The meteorites in Aguas Zarcas have also been found to be similar in composition to asteroid Bennu, now being explored by NASA’s OSIRIS-REx spacecraft. Bennu is thought to be a remnant carbonaceous chondrite planetesimal. OSIRIS-REx is carrying ASU’s Phil Christensen-designed Thermal Emissions Spectrometer (OTES) instrument, which is being used to make mineral and temperature maps of the asteroid.
Garvie and other scientists will be studying these mud ball meteorites for years to come, unlocking more secrets as to how our solar system formed and evolved, and how the ingredients of life originated and were spread throughout the solar system, including to Earth.
Bottom line: This new meteorite fall in Costa Rica has provided scientists with a great opportunity to study multiple mud ball meteorites, one of the most unusual kinds of meteorites known to exist, and one that could help answer the question of how life started on Earth.
I don’t know about you but I found this very interesting indeed. I guess I hadn’t looked at meteorites as different entities, depending on the source, before.
Must repeat that closing paragraph again: “Garvie and other scientists will be studying these mud ball meteorites for years to come, unlocking more secrets as to how our solar system formed and evolved, and how the ingredients of life originated and were spread throughout the solar system, including to Earth.”
This has nothing to do with dogs but it’s a beautiful story none the less!
I follow the Daily Dodo as it most frequently relays lovely stories about dogs.
But not always.
On the 28th May Lily Feinn wrote about the way that dozens of motorists avoided a bald eagle on the freeway and one in a particular, Dandon Miller, a motorcyclist, did much more than that. He saved her!
Guy Sees A Bald Eagle Caught In Traffic — And Saves Her Life
“It was just amazing to hold that bird and for her to be calm like that.”
BY LILY FEINN
PUBLISHED ON 05/28/2019
Dandon Miller’s favorite piece of clothing is a red and black flannel. He’s had the shirt for eight years and wears it all the time — but he never thought it would one day come in handy when saving a life.
On Saturday of Memorial Day weekend, Miller was on his way home from Philadelphia when traffic slowed in front of him. Miller pulled his motorcycle off to the side of the two-way highway and was shocked when he realized what was causing the traffic jam.
“I looked down to see why everyone was stopping and there was a bald eagle in the middle of the road,” Miller told The Dodo. “Another person was there and they kind of nudged her a little bit to see if she would walk off the road or fly away. She spread her wings open and was not going to go anywhere.”
An avid animal lover, Miller knew he had to help the injured bird get out of harm’s way.
The large animal was too hurt to fly, but her powerful talons were reason enough for Miller to take off his favorite flannel and throw it over her. To Miller’s surprise, the eagle remained sedate as he wrapped her in the shirt.
“I picked her up and she was very calm,” Miller said. “She got a little worked up when people started wanting to take pictures, but we were able to get that under control.”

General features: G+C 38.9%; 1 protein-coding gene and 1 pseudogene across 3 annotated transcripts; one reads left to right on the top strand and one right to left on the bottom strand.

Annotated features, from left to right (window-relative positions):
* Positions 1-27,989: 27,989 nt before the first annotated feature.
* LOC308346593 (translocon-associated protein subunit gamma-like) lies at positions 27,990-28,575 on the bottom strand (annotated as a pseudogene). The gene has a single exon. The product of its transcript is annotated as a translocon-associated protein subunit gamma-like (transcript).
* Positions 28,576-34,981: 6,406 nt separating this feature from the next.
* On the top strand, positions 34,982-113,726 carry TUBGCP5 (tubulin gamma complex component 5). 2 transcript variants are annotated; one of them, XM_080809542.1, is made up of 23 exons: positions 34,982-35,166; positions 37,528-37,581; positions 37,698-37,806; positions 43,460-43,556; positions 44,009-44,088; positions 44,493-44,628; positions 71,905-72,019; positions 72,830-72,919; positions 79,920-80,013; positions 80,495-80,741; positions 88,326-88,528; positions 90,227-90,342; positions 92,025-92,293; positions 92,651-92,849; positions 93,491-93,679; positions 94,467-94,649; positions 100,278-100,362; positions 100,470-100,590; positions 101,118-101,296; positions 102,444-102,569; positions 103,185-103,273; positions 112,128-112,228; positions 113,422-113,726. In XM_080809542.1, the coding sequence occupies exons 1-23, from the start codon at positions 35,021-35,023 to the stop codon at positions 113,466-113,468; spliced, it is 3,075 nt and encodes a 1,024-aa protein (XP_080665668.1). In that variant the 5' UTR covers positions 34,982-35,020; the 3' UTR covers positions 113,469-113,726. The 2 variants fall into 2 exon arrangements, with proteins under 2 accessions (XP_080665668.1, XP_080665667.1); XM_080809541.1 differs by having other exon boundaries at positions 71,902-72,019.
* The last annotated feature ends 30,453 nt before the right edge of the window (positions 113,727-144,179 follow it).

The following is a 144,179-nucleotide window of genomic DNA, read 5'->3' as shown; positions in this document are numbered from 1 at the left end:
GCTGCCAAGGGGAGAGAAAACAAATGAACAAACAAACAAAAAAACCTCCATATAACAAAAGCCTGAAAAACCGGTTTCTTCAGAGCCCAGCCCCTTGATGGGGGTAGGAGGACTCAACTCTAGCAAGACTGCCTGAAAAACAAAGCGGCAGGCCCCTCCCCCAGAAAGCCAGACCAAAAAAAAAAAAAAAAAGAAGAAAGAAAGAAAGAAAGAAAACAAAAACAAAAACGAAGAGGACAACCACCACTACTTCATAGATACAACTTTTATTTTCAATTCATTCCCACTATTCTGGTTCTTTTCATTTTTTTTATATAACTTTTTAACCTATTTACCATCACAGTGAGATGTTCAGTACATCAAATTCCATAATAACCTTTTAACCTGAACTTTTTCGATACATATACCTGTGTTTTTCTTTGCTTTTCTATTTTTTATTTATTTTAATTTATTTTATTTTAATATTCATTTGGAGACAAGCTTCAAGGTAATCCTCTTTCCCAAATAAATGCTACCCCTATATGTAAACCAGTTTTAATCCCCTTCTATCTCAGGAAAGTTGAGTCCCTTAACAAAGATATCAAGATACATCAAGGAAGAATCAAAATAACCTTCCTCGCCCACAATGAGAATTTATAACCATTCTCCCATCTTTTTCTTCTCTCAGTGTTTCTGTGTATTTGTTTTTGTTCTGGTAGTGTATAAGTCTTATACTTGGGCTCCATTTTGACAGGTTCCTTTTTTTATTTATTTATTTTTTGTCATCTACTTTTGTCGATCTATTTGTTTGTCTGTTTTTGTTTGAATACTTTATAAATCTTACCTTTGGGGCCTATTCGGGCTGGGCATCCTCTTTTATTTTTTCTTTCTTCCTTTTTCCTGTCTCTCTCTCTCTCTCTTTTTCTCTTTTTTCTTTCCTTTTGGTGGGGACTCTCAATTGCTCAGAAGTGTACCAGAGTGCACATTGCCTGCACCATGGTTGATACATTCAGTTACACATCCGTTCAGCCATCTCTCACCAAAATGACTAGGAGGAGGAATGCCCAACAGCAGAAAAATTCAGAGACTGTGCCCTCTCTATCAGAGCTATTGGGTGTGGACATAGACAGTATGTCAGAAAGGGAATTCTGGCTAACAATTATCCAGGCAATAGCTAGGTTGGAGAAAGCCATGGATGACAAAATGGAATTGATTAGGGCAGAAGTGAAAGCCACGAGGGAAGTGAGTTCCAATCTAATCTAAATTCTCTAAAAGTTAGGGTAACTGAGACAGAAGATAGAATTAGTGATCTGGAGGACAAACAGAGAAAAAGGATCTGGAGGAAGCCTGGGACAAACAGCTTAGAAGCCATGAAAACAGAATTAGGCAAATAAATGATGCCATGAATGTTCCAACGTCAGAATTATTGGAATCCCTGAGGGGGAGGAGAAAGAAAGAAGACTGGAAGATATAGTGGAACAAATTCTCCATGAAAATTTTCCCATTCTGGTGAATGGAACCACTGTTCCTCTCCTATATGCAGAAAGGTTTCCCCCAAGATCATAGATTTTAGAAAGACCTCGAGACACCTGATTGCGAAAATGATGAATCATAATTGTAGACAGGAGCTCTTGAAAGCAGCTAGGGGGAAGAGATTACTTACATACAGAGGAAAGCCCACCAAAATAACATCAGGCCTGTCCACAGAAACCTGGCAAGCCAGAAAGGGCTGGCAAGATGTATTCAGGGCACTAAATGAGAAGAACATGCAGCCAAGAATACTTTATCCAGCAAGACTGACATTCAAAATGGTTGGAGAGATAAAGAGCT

Once Miller moved the eagle out of the road, he called 911 and eventually got in touch with Tri-State Bird Rescue and Research, a local rehabilitation center for wild birds. Miller held the 15-pound bird for about 45 minutes while waiting for rescue staffers to arrive. But the time seemed to pass quickly.
“I wasn’t really thinking about it when I was holding her,” Miller said. “I was just trying to keep her calm and make sure she knows she’s secure, and I wasn’t going to drop her or anything.”
“It was just amazing to hold that bird and for her to be calm like that,” Miller added. “Just amazing.”
After a few days of treatment, the rescue is confident that the bald eagle will eventually be able to be released into the wild.
“She had a mild injury to one eye and soft tissue injuries, but no broken bones,” Rebecca Stansell with Tri-State Bird Rescue and Research told The Dodo. “Her wounds were treated by our wildlife veterinarian while the eagle was under anesthesia. The unexpected can always happen, but we are optimistic that she will make a full recovery.”
As for Miller’s favorite flannel, it has certainly seen better days.
The shirt now has a few large talon holes in it, but Miller knows it was for the best cause — and he will definitely be wearing it again.
Few traces remain of the domesticated dogs that populated the Americas before the arrival of Europeans in the 15th century. On page 81 of this issue, Ní Leathlobhair et al. (1) shed light on the origins of the elusive precontact dog population through genetic analysis of ancient and modern dogs. Building on earlier work, they show that American dogs alive today have almost no ancestry from precontact dogs, a monophyletic lineage descended from Arctic dogs that accompanied human migrations from Asia. Instead, the authors found that their closest remaining relative is a global transmissible cancer carrying the DNA of a long-deceased dog. It remains unclear why precontact dogs survived and thrived for thousands of years in the Americas only to swiftly and almost completely disappear with the arrival of Europeans.
From the article I would add:
It is unclear why there is so little evidence today of this thriving precontact dog population. Early European colonists may have discouraged the sale and breeding of native dogs, or even actively persecuted them (10). Yet, cultural preferences alone seem insufficient to explain their rapid decline. Most dogs worldwide are free-breeding scavengers, with minimal human control and high reproductive rates (11); native American dogs were likely similar.
There is a chart in the same article that shows the first human sites in the Americas were about 15,000 years ago with the oldest dog remains, also in America, being about 10,000 years ago.